Uber and other ride-sharing apps are getting hit with a temporary cap.
Photo credit: Pittsburgh Post Gazette

NYC becomes the first U.S. city to regulate app dispatch companies such as Uber and Lyft.

Photo credit: Pittsburgh Post Gazette

Mayor Bill de Blasio, members of City Council and advocates gathered at Union Square today to announce the passage of a legislative package that aims to regulate Uber and other app-based ride services.

The package includes a temporary cap on new licenses for ride-hailing services, a minimum wage for app-based drivers as well as a study to examine the changing industry and how to reduce congestion caused by its rapid growth.

“Every day we hear complaints that NYC has become too expensive for hard-working New Yorkers and public transportation has become increasingly challenging,” said Councilmember Alicka Ampry-Samuel. “For several years, for- hire-vehicle drivers found a way to make a decent living while customers found a better way to get around all five boroughs. But due to an unregulated industry, we now have too much congestion and too many vehicles on the road causing serious competition between drivers.”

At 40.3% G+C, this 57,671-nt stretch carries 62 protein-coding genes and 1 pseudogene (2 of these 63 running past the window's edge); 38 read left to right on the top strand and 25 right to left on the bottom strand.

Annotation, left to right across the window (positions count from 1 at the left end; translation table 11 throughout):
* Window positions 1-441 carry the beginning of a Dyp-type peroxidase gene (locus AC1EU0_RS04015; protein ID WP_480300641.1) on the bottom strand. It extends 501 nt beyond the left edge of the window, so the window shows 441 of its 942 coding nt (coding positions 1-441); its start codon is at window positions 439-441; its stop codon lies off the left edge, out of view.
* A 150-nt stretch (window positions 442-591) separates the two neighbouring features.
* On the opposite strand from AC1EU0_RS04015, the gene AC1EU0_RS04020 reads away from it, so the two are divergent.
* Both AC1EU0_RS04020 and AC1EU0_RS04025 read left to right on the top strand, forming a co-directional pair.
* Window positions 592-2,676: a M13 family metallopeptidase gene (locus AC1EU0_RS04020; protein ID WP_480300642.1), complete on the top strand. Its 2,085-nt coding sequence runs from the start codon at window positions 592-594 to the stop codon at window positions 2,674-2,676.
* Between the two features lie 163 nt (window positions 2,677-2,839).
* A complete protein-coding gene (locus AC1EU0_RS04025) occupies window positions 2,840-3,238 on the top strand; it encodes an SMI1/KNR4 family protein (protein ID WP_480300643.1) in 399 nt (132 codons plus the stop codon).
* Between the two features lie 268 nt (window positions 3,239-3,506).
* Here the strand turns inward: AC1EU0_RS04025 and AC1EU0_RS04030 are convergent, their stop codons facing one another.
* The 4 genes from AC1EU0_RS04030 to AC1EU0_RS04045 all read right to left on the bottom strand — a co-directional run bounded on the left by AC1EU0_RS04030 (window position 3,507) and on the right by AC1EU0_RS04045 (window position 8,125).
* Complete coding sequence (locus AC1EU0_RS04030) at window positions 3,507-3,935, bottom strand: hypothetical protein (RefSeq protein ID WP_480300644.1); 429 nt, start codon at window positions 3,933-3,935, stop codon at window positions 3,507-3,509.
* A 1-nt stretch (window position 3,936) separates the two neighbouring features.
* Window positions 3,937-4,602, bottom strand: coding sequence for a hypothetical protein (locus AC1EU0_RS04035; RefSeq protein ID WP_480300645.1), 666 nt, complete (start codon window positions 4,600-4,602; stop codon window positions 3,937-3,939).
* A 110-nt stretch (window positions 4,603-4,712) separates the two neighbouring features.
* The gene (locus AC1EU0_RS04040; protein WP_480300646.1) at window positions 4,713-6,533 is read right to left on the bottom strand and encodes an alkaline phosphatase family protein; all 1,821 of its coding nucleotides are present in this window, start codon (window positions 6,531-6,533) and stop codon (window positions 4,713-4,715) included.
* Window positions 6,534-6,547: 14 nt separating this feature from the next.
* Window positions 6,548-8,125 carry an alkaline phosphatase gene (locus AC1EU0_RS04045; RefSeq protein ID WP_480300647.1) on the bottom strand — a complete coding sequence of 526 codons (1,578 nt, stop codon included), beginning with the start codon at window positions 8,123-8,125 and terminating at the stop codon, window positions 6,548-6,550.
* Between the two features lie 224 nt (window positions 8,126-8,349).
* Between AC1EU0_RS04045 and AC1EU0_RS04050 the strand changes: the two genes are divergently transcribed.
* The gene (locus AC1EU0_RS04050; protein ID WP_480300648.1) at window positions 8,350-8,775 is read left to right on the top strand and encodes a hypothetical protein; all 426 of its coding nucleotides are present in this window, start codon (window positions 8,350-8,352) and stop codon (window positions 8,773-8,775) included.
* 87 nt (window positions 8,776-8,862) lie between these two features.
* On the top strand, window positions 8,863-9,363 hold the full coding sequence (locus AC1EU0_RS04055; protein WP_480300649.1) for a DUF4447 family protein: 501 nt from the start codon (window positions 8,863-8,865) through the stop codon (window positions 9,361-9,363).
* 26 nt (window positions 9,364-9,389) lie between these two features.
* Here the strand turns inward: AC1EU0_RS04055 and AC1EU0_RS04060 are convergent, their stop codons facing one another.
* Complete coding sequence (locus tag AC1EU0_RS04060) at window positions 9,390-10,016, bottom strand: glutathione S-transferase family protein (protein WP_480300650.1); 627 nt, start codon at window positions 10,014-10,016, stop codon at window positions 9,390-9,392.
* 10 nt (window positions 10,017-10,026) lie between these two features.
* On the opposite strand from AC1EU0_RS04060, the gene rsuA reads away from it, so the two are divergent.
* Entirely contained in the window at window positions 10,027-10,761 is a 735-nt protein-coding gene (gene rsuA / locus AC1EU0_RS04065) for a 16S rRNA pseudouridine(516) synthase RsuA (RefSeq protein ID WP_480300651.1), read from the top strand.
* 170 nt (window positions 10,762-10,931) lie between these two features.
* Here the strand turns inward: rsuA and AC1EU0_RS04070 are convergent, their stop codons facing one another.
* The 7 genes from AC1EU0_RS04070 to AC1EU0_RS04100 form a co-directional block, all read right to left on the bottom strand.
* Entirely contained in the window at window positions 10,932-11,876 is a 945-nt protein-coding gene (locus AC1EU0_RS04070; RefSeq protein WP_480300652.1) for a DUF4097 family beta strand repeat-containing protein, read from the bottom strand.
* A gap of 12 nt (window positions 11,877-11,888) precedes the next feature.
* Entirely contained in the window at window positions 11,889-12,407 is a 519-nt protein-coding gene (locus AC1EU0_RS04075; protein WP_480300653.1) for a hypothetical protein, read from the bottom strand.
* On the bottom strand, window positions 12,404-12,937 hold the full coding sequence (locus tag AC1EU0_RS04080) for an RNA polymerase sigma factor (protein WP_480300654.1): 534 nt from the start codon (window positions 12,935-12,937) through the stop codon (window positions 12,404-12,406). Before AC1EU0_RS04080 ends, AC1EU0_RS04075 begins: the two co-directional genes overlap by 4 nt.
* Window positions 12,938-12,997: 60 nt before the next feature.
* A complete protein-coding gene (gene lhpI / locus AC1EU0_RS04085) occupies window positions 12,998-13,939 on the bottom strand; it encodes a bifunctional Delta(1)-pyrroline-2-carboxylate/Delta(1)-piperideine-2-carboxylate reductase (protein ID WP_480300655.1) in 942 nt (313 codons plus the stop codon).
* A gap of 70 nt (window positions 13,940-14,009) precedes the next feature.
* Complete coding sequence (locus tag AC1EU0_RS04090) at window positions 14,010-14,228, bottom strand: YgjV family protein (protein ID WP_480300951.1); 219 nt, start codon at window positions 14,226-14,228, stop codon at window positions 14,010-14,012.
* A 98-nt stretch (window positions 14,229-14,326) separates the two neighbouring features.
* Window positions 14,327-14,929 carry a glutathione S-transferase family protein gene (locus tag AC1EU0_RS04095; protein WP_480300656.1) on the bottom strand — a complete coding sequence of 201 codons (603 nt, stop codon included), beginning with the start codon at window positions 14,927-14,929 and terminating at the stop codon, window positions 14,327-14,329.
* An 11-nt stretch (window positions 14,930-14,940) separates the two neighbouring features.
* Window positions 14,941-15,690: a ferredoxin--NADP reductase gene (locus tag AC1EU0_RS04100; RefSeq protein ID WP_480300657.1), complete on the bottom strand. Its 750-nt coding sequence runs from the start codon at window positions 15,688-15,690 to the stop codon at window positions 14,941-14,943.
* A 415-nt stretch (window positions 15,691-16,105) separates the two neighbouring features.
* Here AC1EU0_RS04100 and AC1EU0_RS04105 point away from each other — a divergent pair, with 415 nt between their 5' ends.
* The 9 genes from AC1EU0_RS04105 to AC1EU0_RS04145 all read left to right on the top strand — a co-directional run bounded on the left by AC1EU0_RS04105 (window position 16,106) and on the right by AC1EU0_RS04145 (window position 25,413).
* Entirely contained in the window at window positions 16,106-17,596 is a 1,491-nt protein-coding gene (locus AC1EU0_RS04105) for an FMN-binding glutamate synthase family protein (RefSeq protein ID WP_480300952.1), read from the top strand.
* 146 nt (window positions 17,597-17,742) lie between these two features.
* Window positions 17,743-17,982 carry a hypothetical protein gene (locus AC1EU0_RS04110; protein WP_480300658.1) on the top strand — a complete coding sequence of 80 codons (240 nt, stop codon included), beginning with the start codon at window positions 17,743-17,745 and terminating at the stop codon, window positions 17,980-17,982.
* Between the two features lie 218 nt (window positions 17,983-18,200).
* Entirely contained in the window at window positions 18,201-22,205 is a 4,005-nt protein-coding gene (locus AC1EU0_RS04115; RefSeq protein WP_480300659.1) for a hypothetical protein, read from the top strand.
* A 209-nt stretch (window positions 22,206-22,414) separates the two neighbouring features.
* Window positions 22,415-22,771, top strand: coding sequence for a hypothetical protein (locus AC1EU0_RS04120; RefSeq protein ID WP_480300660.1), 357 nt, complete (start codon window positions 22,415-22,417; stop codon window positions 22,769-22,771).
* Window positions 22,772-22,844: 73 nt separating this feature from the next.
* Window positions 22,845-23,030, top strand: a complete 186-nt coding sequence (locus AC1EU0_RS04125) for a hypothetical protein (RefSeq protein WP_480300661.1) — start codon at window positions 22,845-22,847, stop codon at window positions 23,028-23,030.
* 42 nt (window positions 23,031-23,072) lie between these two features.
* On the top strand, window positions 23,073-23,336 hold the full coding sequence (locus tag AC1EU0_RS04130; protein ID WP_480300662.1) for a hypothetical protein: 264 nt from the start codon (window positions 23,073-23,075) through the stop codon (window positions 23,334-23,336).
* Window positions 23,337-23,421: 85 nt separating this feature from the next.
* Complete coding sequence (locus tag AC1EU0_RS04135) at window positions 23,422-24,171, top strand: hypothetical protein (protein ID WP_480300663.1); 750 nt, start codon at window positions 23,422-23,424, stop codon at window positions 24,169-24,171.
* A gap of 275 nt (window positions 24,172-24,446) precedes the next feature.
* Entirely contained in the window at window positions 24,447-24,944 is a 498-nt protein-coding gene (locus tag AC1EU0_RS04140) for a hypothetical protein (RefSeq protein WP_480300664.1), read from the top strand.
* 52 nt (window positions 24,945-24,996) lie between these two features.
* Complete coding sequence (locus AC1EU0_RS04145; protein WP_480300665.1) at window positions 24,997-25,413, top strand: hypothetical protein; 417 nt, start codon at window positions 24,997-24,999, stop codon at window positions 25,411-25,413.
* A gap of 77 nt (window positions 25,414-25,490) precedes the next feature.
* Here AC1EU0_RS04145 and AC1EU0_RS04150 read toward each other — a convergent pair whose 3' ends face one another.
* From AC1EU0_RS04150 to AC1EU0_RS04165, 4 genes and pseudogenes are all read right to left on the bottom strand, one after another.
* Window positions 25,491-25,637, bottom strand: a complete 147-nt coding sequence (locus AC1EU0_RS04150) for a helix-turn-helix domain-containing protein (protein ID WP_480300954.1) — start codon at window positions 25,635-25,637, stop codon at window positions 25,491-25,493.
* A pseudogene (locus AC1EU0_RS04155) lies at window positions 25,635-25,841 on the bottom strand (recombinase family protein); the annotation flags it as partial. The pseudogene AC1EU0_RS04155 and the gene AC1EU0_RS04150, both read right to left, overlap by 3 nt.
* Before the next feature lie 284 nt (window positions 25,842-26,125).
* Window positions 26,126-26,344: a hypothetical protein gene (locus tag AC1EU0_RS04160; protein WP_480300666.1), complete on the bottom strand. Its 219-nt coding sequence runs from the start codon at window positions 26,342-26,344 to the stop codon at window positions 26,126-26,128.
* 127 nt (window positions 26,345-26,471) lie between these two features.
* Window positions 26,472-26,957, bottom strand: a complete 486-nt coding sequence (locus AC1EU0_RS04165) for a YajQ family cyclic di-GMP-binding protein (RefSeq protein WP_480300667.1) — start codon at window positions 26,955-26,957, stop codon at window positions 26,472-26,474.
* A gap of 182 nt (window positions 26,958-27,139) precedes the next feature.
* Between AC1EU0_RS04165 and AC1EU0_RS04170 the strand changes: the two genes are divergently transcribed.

But not everybody is in favor of this new legislation. Councilmember Robert Cornegy voted against the measure, citing a strong belief that the shared economy overall has been inclusive to black communities, and that ride-hailing apps have helped the black community in both pick-ups and in giving people jobs, reported Kings County Politics.

“I took my family to the Intrepid Museum on the West Side recently and stood on the curb as cab after cab passed us by,” Cornegy said. “I’m very wary of supporting an industry that has discriminated against me.”

De Blasio announced that he will be signing the legislation into law next Tuesday. The city will stop issuing new for-hire licenses that same day and adopt a new minimum compensation rule at the Taxi and Limousine Commission within 75 days. Once adopted, according to the mayor’s statement, drivers can expect an approximately 20 percent on average pay increase which could equate to more than $6,000 per year.


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